- Mike Reiss, ESPN Staff Writer
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FOXBOROUGH, Mass. -- It was a situation that Wes Welker has been in countless times: Pressure moment. Gillette Stadium. A high, spiraling punt making its way through the air toward him as he stood deep in his own territory.
Welker often has turned those situations into something special, or at the least ensured that disaster was averted. That’s why what unfolded in overtime late Sunday night was a cruel twist for the New England Patriot-turned-Denver Bronco, as his slight indecisiveness contributed to the game-changing play -- the punt touching teammate Tony Carter with New England safety Nate Ebner recovering to set up the winning 31-yard field goal in the Patriots' 34-31 victory.
Welker said it’s his job to race up, wave his arms, and yell, “Peter! Peter! Peter!” if he decides against fielding the punt.
“I was probably a little late getting it to him,” he acknowledged. “I have to do a better job of getting up to him and getting those guys out of the way. I was a little bit in between, and you can’t be that way.”
Carter had been blocking Patriots gunner Marquice Cole, and thought he was setting up a return for Welker on the sky-high 42-yard punt that landed at the Broncos’ 15.
Welker explained his mindset as the ball soared through the air on a frigid, wind-whipped night, fans chanting his last name in an attempt to distract him.
“I just felt like there was a lot of traffic, it was a high ball, and basically didn’t want to get into a situation where somebody is running into me or anything else. It ended up with the situation that I didn’t want to happen in the first place,” he said.
Truth be told, this whole night could fall into that category for Welker.
He didn’t say it, but his highly anticipated return to Gillette Stadium, where he was an instrumental part of six successful Patriots seasons, had to be a bit bittersweet. One just had to follow him out of the Broncos' locker room afterward and see the meaningful embraces he had with several former teammates to understand that.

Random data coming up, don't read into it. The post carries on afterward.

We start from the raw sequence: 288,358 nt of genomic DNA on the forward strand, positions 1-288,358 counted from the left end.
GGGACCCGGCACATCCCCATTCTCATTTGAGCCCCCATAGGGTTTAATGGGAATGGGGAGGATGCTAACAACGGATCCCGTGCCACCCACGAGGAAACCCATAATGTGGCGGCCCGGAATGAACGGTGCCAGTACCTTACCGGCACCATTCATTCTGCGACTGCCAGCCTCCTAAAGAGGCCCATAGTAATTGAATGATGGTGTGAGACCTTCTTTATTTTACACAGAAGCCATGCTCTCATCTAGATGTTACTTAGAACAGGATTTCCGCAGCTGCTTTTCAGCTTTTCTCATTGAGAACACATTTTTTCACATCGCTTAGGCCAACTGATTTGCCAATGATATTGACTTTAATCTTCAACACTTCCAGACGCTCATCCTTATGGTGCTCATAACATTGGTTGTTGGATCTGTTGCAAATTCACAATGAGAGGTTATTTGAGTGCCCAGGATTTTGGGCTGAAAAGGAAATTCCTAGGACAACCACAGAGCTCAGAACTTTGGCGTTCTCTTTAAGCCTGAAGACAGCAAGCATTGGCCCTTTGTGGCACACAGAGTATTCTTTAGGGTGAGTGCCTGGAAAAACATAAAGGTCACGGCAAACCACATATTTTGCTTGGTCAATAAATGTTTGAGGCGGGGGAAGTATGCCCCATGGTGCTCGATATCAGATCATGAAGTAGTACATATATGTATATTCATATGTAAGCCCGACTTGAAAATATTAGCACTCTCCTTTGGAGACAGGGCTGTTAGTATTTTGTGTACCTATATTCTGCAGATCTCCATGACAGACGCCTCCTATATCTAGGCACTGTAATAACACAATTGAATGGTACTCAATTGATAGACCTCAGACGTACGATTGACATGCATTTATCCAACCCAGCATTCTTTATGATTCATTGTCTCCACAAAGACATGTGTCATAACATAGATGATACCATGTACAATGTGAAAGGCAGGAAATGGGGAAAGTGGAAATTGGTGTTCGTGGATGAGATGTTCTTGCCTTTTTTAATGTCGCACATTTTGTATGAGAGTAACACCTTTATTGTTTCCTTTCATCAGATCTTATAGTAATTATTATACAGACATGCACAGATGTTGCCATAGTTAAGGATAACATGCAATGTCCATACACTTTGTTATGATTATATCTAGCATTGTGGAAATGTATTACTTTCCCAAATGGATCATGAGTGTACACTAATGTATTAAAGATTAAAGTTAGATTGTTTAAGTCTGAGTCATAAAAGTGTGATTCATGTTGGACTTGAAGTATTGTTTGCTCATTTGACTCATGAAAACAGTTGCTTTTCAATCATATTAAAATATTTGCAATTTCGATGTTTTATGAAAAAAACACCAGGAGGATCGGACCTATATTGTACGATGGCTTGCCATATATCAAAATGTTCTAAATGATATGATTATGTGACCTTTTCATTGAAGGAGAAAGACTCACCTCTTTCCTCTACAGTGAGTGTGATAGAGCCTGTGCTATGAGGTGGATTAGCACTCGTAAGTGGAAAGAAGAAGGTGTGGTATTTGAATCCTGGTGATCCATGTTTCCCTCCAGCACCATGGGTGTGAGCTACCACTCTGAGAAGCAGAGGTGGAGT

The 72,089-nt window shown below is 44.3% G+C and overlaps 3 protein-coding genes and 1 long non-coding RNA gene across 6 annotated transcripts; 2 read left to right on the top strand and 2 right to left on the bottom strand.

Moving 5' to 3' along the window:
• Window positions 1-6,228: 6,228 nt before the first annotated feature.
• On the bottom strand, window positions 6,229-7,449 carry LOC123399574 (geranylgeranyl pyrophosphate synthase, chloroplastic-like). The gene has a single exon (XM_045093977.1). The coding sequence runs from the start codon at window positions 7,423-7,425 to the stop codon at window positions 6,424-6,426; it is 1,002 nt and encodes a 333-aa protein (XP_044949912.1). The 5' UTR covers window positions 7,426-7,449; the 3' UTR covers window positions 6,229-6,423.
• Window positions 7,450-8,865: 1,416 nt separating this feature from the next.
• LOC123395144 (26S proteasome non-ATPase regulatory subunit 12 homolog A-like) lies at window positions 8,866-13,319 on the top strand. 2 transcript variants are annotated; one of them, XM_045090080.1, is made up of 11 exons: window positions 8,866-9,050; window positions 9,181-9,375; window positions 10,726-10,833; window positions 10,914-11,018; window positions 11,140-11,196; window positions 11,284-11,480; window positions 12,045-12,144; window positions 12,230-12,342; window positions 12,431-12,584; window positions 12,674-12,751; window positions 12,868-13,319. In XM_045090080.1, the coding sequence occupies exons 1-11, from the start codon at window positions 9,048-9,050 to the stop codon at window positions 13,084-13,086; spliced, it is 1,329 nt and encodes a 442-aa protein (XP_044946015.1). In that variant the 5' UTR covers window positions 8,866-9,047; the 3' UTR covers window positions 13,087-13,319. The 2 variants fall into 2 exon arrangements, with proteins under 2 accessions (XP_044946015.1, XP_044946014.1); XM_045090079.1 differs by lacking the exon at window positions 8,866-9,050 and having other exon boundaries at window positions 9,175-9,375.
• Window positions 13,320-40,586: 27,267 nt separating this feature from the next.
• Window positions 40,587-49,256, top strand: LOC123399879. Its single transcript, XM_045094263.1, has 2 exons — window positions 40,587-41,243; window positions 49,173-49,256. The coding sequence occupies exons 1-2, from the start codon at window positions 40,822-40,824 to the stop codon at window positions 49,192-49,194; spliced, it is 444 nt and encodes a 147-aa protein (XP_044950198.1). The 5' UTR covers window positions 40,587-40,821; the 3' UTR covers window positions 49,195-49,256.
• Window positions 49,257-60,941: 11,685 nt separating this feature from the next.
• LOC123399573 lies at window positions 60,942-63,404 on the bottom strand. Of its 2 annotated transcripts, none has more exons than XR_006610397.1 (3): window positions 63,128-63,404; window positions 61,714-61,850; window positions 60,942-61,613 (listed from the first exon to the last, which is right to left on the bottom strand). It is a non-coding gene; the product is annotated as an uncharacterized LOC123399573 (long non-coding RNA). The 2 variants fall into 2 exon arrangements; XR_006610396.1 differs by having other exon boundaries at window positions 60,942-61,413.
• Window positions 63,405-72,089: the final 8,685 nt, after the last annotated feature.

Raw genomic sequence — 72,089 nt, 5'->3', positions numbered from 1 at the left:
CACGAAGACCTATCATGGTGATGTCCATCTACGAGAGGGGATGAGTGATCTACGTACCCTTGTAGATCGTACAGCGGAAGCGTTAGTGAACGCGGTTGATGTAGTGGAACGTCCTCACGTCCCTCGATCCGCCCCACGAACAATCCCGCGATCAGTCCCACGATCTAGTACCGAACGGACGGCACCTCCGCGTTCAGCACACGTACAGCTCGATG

When Patriots defensive coordinator Matt Patricia gave him a hug and the two exchanged a warm greeting, Welker said, “Miss you too, bud.” Then it was safety Devin McCourty, linebacker Dane Fletcher ... and right down the line. Welker even popped into the Patriots' players lounge after the game in a reminder that the strong bonds formed from 2007-2012 don’t just disappear.
On the field, his emotional day began when Patriots owner Robert Kraft approached him during warmups and the two hugged. Kraft must have told Welker to keep an eye on the scoreboard because Welker looked up about 10 minutes before kickoff to see a highlight montage the club put together for him, followed by a thank-you note that read: “The Kraft Family, the New England Patriots thank Wes Welker for six memorable seasons.”
Welker was touched.
“It was very, very classy of them to do something like that. I appreciate it very much,” he said. “It was a little different, for sure. It was great seeing Mr. Kraft. I have a lot of respect for him as a man and as an owner of a team. He’s a good one.”
Then there was Belichick, who sought Welker out after the game for an embrace, along with several others, including receiver Julian Edelman, who sprinted across the field to find him. Welker had joked with ESPN’s Tedy Bruschi in an interview that whatever exchange he’d have with Belichick would probably be awkward, but he struck a different tone after the game.
“It wasn’t awkward at all. It was good to see him. I have a lot of respect for him as a coach,” Welker said. “He came over and he was like, ‘Good job, we’ll see you all again, I’m sure.’”
Welker never did get to see his best pal, quarterback Tom Brady, even though he waited for him on the field afterward, only to call it off when Brady was pulled away from an NBC interview. “I kind of looked for him, but he’s Mr. Paparazzi after games,” Welker cracked.
Turns out Welker waited for Brady after both conducted interviews but the two couldn’t connect, adding to the downer of a night for Welker.
“You try to make it just a regular game. It’s hard at times, but you try to just go out there and focus and try to do your job,” he said, adding that he was unsure what the home crowd was chanting when he was back fielding punts.
It was “Wel-ker! Wel-ker! Wel-ker!” While the fans cheered Welker in the pregame during the classy highlight montage, they also razzed him a bit when he couldn’t hold on to a short pass on third-and-8 in overtime. “I just have to squeeze the ball in tighter on that and make that play,” he said.
Between that and the final punt, Welker was a big part in the outcome. Just not the way he hoped it would be.
Asked if the night helped give him closure from the Patriots chapter of his career, he shrugged.
“It probably would have been a lot better closure if we would have won,” he answered. “I had a lot of good years here and things like that, but I feel like I’ve had closure before and I’ve kind of moved on.”
Maybe so. But the words, much like the way Welker approached the game-changing punt in overtime, just weren’t very decisive.